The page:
The world now knows we need to get to net-zero emissions, or even negative emissions, to make up for lost time fighting climate change. But what gaps in technology need to be filled to make that a reality?

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What technologies can help us achieve net-zero

Climate action is now in motion. However, our actions have not happened quickly enough to hit the targets set by the Paris Agreement to limit global temperature rise to 1.5 degrees Celsius. In order to meet these goals, technology must rapidly develop to achieve more decarbonization and carbon capture.

Related: Triple Zero is going above and beyond decarbonizing

In order to understand what technologies could help to meet climate mitigation goals, first we have to look at what technologies are available to address the problem. Here are a few types of technology that are helping to fight climate change:

  • – carbon capture and storage
  • – biofuels and clean energy
  • – energy storage and battery technology
  • – monitoring technology to measure progress

Each of these technologies can help us achieve net-zero emissions. But the current goal being 2050 at the latest to reverse the damage of the last 100 years of industrialization, time is not on the side of technology development. Here are the ways we might fill the gaps in time.

Two pipes with white steam billowing out of it against a blue sky

Carbon capture technologies

Carbon capture can be as simple as filters on factory smokestacks, and as complex as planting forests and using carbon-absorbing paving stones to recapture carbon released into the atmosphere. These technologies have been in development for 50 years, but recently more of these products have been released, with 70% of carbon capture applications in the oil and gas recovery space, according to a report from the Institute of Energy Economics and Financial Analysis.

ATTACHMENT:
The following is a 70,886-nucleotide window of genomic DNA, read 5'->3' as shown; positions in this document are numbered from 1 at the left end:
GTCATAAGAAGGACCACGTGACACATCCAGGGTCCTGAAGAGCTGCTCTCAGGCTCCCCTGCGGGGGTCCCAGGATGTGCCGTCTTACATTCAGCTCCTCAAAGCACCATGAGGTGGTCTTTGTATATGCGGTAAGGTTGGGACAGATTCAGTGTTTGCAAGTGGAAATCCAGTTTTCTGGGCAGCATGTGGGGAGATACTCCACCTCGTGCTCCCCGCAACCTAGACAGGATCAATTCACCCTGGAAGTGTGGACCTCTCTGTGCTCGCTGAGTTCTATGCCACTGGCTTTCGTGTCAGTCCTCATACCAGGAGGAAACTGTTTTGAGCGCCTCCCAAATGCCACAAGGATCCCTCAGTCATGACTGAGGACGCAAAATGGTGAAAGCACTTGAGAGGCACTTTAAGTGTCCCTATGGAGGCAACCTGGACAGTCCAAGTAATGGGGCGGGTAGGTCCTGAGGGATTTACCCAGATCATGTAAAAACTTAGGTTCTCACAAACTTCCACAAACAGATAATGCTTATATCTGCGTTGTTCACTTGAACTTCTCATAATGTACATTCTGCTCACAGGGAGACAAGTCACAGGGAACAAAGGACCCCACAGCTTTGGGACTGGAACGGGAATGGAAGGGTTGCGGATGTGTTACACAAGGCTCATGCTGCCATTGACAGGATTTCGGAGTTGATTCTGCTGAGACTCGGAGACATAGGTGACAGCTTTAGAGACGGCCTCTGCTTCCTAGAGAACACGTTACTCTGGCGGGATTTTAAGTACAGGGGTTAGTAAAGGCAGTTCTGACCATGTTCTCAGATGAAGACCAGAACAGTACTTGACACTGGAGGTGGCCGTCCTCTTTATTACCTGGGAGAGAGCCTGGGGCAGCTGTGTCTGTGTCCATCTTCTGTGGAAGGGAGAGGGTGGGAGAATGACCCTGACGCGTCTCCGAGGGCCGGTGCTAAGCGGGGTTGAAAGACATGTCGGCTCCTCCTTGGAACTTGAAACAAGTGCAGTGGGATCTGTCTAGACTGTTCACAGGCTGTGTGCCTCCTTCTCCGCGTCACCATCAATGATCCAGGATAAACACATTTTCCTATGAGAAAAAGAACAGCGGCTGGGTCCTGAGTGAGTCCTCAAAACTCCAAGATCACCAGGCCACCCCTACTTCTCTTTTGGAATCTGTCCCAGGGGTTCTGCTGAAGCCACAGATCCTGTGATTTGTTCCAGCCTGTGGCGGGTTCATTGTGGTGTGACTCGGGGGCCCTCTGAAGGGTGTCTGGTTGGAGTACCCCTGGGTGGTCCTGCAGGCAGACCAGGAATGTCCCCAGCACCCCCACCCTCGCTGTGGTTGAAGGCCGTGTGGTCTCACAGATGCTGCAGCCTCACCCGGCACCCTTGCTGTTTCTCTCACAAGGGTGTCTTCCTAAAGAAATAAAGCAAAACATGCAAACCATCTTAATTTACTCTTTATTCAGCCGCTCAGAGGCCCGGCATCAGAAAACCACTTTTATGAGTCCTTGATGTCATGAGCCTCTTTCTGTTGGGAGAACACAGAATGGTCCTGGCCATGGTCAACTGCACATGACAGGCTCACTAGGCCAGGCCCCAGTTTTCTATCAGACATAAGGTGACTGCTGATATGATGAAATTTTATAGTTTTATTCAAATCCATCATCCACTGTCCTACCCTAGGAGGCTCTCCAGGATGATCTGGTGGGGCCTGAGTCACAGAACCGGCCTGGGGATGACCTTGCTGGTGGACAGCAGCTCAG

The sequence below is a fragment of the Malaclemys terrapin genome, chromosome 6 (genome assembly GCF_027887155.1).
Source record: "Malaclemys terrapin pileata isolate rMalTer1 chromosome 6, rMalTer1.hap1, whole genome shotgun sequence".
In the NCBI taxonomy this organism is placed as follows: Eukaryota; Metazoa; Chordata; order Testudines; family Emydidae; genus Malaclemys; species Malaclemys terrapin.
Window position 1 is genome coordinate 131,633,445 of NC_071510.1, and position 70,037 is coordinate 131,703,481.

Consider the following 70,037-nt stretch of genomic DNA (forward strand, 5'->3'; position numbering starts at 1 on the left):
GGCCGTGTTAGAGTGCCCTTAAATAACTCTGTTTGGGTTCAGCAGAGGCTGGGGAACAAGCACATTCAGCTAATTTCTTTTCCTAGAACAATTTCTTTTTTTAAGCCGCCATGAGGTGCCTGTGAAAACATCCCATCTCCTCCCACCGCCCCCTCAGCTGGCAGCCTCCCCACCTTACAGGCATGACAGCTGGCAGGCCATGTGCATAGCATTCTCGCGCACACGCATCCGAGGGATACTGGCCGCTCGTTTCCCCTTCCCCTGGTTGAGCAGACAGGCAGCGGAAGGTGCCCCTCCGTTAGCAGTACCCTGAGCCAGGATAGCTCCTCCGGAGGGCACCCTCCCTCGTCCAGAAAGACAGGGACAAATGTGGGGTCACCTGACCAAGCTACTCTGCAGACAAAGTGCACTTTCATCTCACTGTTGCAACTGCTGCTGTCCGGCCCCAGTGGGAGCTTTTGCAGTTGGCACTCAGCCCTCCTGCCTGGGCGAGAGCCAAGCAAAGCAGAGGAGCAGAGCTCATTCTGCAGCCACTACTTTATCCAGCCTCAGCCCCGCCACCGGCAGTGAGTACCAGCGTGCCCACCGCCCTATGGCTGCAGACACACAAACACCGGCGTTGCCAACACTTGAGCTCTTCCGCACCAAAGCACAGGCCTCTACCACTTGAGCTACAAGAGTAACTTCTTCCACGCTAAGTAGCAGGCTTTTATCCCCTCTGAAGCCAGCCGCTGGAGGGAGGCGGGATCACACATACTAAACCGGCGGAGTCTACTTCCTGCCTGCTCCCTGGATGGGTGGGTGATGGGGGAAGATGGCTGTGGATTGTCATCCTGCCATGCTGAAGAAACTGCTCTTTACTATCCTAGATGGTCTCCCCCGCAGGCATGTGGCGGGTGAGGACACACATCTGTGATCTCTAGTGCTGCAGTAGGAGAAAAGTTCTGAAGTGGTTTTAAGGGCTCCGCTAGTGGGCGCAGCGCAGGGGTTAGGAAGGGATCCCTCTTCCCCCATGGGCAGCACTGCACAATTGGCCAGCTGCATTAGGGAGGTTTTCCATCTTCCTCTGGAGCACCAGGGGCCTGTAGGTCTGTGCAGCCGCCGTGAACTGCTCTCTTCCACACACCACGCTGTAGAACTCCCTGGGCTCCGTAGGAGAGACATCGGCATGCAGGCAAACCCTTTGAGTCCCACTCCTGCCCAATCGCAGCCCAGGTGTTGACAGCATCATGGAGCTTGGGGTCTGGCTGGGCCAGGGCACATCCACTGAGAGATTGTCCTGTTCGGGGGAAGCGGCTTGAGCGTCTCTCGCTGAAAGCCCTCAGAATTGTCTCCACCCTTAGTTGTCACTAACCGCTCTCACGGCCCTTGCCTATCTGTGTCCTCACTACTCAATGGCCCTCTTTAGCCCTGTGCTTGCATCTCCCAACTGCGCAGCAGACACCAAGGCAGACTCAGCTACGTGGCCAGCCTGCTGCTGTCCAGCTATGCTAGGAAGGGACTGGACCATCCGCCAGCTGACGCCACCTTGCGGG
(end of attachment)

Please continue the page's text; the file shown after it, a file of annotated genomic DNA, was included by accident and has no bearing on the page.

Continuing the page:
This sounds like progress, but only 300 million tons of carbon have been captured around the world, which is only a fraction of what is required to meet Paris Agreement goals. These technologies require significant infrastructure investment as well, such as pipelines and storage facilities, which competes with other priorities and investments to mitigate climate change.

Biofuels and powerfuels

Powerfuels are any power source such as hydrogen, methane, propane or synthetic liquid fuels. Biofuels are more specifically fuels created using a source such as plant materials like ethanol made from corn or biodiesel made from waste materials. These fuels can fill gaps in the power supply by offering cleaner alternatives to oil and gas. However, the cost of producing these fuels can still outweigh the benefit, while also creating blockages and waste in the food supply when fuels are made from the same source materials as the food supply. Such can be the case with ethanol made from corn.

The best bet for powerfuels or biofuels comes from creating circular solutions that make use of waste products. This solves the plastic and food waste crisis at the same time it creates new sources of fuel, while not creating cost issues except in cost of production, which is going down as these technologies mature.

Powerfuels such as hydrogen or ammonia can help decarbonize sectors that are hard to electrify, as well. This would include industries like aviation, maritime shipping and manufacturing of steel, cement and chemicals.

The problem with biofuels and powerfuels is the energy and cost required to convert source material into fuel. If these technologies can be matured to use clean energy to produce the fuels needed, it could be a more viable option. We expect powerfuels to fill gaps in industries rather than be widely applicable solutions. Electrification is a more general solution to power needs for most applications, including home and vehicle charging and powering the grid for residential and commercial use.